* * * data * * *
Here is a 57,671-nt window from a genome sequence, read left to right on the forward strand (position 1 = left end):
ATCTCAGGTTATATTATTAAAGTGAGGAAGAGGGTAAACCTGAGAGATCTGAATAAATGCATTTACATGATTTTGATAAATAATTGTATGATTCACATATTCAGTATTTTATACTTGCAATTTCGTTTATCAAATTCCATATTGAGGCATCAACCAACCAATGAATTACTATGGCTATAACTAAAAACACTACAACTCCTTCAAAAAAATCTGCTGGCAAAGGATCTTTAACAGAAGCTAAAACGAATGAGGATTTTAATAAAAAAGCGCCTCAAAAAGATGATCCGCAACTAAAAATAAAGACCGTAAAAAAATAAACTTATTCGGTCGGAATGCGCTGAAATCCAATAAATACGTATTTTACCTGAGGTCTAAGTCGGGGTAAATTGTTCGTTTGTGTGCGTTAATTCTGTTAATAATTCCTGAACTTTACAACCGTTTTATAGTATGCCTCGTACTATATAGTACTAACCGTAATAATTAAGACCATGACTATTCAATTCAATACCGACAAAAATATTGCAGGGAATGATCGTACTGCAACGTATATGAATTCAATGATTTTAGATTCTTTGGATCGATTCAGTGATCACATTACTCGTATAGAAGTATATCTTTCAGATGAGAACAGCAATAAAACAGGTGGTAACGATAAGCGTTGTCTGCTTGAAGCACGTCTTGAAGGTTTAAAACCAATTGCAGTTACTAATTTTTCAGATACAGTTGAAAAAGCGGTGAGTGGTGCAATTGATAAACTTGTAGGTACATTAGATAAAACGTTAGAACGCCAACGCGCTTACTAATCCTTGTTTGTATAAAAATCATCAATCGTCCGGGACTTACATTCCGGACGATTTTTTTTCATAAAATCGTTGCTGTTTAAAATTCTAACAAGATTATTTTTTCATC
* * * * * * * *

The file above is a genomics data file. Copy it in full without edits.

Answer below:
Here is a 57,671-nt window from a genome sequence, read left to right on the forward strand (position 1 = left end):
ATCTCAGGTTATATTATTAAAGTGAGGAAGAGGGTAAACCTGAGAGATCTGAATAAATGCATTTACATGATTTTGATAAATAATTGTATGATTCACATATTCAGTATTTTATACTTGCAATTTCGTTTATCAAATTCCATATTGAGGCATCAACCAACCAATGAATTACTATGGCTATAACTAAAAACACTACAACTCCTTCAAAAAAATCTGCTGGCAAAGGATCTTTAACAGAAGCTAAAACGAATGAGGATTTTAATAAAAAAGCGCCTCAAAAAGATGATCCGCAACTAAAAATAAAGACCGTAAAAAAATAAACTTATTCGGTCGGAATGCGCTGAAATCCAATAAATACGTATTTTACCTGAGGTCTAAGTCGGGGTAAATTGTTCGTTTGTGTGCGTTAATTCTGTTAATAATTCCTGAACTTTACAACCGTTTTATAGTATGCCTCGTACTATATAGTACTAACCGTAATAATTAAGACCATGACTATTCAATTCAATACCGACAAAAATATTGCAGGGAATGATCGTACTGCAACGTATATGAATTCAATGATTTTAGATTCTTTGGATCGATTCAGTGATCACATTACTCGTATAGAAGTATATCTTTCAGATGAGAACAGCAATAAAACAGGTGGTAACGATAAGCGTTGTCTGCTTGAAGCACGTCTTGAAGGTTTAAAACCAATTGCAGTTACTAATTTTTCAGATACAGTTGAAAAAGCGGTGAGTGGTGCAATTGATAAACTTGTAGGTACATTAGATAAAACGTTAGAACGCCAACGCGCTTACTAATCCTTGTTTGTATAAAAATCATCAATCGTCCGGGACTTACATTCCGGACGATTTTTTTTCATAAAATCGTTGCTGTTTAAAATTCTAACAAGATTATTTTTTCATC